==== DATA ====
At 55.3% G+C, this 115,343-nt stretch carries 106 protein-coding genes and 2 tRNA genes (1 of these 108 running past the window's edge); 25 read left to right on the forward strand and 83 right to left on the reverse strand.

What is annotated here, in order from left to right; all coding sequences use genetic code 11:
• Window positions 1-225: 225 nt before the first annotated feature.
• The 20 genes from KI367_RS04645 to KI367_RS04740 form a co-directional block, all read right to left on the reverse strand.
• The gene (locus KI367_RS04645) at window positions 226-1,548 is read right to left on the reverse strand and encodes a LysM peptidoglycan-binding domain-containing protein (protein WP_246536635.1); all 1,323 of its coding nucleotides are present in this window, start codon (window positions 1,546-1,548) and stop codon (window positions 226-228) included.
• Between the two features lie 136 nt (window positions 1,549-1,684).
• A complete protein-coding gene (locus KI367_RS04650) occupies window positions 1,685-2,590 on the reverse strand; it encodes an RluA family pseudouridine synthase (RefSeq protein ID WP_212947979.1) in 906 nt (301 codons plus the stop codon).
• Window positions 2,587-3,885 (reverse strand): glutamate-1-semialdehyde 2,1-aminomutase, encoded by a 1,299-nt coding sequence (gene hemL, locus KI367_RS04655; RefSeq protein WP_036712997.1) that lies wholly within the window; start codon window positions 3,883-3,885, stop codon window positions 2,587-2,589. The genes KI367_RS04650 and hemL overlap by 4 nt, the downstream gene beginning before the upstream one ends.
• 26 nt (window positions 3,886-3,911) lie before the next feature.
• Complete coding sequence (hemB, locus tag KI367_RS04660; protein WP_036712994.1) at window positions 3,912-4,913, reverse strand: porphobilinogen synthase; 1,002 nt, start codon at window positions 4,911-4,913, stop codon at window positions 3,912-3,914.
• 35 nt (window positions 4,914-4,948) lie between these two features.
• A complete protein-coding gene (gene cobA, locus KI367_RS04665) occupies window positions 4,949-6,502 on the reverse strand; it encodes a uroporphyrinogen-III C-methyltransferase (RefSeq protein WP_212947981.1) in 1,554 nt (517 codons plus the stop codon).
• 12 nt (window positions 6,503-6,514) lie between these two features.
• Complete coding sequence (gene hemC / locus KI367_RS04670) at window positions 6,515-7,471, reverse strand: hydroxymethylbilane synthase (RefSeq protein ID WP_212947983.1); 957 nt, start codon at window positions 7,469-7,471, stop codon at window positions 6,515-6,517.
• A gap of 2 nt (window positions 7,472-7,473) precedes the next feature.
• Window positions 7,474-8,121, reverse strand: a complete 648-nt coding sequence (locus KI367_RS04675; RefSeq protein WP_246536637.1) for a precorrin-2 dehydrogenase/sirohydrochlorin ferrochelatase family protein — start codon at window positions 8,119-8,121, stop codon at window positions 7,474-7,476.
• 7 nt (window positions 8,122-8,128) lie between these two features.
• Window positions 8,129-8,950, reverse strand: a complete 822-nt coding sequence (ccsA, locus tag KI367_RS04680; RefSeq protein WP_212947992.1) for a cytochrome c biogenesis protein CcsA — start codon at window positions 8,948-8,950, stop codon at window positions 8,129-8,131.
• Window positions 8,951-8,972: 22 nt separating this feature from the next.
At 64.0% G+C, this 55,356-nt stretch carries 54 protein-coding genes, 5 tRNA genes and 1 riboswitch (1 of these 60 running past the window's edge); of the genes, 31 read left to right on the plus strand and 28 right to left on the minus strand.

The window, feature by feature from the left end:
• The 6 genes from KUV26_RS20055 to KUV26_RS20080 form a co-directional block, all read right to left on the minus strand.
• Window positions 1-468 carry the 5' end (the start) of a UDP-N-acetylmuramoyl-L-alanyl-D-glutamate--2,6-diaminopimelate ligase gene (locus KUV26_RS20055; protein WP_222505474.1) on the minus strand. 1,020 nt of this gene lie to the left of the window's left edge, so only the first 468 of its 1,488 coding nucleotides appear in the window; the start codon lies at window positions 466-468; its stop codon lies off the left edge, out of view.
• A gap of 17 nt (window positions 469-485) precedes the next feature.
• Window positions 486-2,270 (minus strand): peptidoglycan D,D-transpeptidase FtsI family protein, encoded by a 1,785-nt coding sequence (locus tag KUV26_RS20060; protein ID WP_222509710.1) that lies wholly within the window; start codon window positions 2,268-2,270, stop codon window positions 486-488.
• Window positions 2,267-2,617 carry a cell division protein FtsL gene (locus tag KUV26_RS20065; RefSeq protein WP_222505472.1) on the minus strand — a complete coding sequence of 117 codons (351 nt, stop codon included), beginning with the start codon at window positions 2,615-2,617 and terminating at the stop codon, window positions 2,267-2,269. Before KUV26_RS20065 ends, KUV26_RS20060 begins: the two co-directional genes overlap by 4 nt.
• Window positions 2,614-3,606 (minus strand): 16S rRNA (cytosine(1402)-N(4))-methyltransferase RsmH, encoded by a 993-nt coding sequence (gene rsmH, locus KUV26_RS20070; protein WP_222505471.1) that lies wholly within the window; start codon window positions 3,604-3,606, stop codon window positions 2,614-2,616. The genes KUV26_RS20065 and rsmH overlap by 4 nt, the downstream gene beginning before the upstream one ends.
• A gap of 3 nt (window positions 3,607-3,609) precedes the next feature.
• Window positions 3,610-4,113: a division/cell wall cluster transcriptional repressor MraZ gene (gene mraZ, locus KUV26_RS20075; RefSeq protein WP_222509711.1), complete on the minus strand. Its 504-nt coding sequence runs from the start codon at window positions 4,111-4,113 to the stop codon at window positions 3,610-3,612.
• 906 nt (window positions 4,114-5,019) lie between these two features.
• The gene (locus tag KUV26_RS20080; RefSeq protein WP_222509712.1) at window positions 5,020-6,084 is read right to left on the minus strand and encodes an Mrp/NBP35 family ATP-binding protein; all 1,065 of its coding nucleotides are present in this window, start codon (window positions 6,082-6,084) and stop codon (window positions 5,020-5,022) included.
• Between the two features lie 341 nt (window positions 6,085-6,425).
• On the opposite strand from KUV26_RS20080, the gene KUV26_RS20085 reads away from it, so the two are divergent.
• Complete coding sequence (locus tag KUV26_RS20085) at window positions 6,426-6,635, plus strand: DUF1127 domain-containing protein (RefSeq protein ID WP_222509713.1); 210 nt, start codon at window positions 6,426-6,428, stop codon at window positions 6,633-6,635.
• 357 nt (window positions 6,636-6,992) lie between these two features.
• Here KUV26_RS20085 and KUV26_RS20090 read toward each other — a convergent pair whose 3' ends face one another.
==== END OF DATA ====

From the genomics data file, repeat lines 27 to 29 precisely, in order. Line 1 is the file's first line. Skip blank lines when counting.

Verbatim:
• Window positions 2,614-3,606 (minus strand): 16S rRNA (cytosine(1402)-N(4))-methyltransferase RsmH, encoded by a 993-nt coding sequence (gene rsmH, locus KUV26_RS20070; protein WP_222505471.1) that lies wholly within the window; start codon window positions 3,604-3,606, stop codon window positions 2,614-2,616. The genes KUV26_RS20065 and rsmH overlap by 4 nt, the downstream gene beginning before the upstream one ends.
• A gap of 3 nt (window positions 3,607-3,609) precedes the next feature.
• Window positions 3,610-4,113: a division/cell wall cluster transcriptional repressor MraZ gene (gene mraZ, locus KUV26_RS20075; RefSeq protein WP_222509711.1), complete on the minus strand. Its 504-nt coding sequence runs from the start codon at window positions 4,111-4,113 to the stop codon at window positions 3,610-3,612.